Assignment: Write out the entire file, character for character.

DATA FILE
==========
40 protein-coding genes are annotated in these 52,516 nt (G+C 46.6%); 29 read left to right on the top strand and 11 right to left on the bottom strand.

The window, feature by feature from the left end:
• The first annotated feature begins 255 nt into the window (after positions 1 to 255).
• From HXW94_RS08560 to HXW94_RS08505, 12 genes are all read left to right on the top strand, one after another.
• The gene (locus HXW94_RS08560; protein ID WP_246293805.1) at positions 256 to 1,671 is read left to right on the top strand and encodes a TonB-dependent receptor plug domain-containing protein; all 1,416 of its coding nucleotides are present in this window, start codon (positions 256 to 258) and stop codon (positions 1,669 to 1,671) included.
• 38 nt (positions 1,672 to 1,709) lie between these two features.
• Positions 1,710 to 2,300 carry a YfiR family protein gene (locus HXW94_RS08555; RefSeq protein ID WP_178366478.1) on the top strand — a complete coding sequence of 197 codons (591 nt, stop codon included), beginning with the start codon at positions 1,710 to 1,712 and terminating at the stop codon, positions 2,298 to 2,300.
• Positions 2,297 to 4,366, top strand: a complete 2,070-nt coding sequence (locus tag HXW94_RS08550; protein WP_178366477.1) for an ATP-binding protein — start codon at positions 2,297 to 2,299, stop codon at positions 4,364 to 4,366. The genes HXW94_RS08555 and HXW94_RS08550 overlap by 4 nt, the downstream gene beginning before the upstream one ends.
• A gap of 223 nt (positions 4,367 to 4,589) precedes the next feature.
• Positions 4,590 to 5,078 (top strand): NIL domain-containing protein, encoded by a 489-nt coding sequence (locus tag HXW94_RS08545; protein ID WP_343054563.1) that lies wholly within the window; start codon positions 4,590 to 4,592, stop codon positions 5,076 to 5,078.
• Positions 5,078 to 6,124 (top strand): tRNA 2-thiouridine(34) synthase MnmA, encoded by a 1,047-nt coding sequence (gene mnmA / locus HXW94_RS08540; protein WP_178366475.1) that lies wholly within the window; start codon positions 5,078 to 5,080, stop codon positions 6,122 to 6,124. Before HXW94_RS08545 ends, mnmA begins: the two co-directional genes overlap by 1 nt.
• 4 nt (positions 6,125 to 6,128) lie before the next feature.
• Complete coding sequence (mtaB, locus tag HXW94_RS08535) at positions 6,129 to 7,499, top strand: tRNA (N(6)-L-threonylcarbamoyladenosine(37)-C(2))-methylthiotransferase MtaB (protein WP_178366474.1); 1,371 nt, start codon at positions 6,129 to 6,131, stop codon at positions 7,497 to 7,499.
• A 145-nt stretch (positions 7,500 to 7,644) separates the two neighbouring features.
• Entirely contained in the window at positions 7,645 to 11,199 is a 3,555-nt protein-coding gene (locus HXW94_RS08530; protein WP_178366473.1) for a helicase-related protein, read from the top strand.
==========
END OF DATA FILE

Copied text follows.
40 protein-coding genes are annotated in these 52,516 nt (G+C 46.6%); 29 read left to right on the top strand and 11 right to left on the bottom strand.

The window, feature by feature from the left end:
• The first annotated feature begins 255 nt into the window (after positions 1 to 255).
• From HXW94_RS08560 to HXW94_RS08505, 12 genes are all read left to right on the top strand, one after another.
• The gene (locus HXW94_RS08560; protein ID WP_246293805.1) at positions 256 to 1,671 is read left to right on the top strand and encodes a TonB-dependent receptor plug domain-containing protein; all 1,416 of its coding nucleotides are present in this window, start codon (positions 256 to 258) and stop codon (positions 1,669 to 1,671) included.
• 38 nt (positions 1,672 to 1,709) lie between these two features.
• Positions 1,710 to 2,300 carry a YfiR family protein gene (locus HXW94_RS08555; RefSeq protein ID WP_178366478.1) on the top strand — a complete coding sequence of 197 codons (591 nt, stop codon included), beginning with the start codon at positions 1,710 to 1,712 and terminating at the stop codon, positions 2,298 to 2,300.
• Positions 2,297 to 4,366, top strand: a complete 2,070-nt coding sequence (locus tag HXW94_RS08550; protein WP_178366477.1) for an ATP-binding protein — start codon at positions 2,297 to 2,299, stop codon at positions 4,364 to 4,366. The genes HXW94_RS08555 and HXW94_RS08550 overlap by 4 nt, the downstream gene beginning before the upstream one ends.
• A gap of 223 nt (positions 4,367 to 4,589) precedes the next feature.
• Positions 4,590 to 5,078 (top strand): NIL domain-containing protein, encoded by a 489-nt coding sequence (locus tag HXW94_RS08545; protein ID WP_343054563.1) that lies wholly within the window; start codon positions 4,590 to 4,592, stop codon positions 5,076 to 5,078.
• Positions 5,078 to 6,124 (top strand): tRNA 2-thiouridine(34) synthase MnmA, encoded by a 1,047-nt coding sequence (gene mnmA / locus HXW94_RS08540; protein WP_178366475.1) that lies wholly within the window; start codon positions 5,078 to 5,080, stop codon positions 6,122 to 6,124. Before HXW94_RS08545 ends, mnmA begins: the two co-directional genes overlap by 1 nt.
• 4 nt (positions 6,125 to 6,128) lie before the next feature.
• Complete coding sequence (mtaB, locus tag HXW94_RS08535) at positions 6,129 to 7,499, top strand: tRNA (N(6)-L-threonylcarbamoyladenosine(37)-C(2))-methylthiotransferase MtaB (protein WP_178366474.1); 1,371 nt, start codon at positions 6,129 to 6,131, stop codon at positions 7,497 to 7,499.
• A 145-nt stretch (positions 7,500 to 7,644) separates the two neighbouring features.
• Entirely contained in the window at positions 7,645 to 11,199 is a 3,555-nt protein-coding gene (locus HXW94_RS08530; protein WP_178366473.1) for a helicase-related protein, read from the top strand.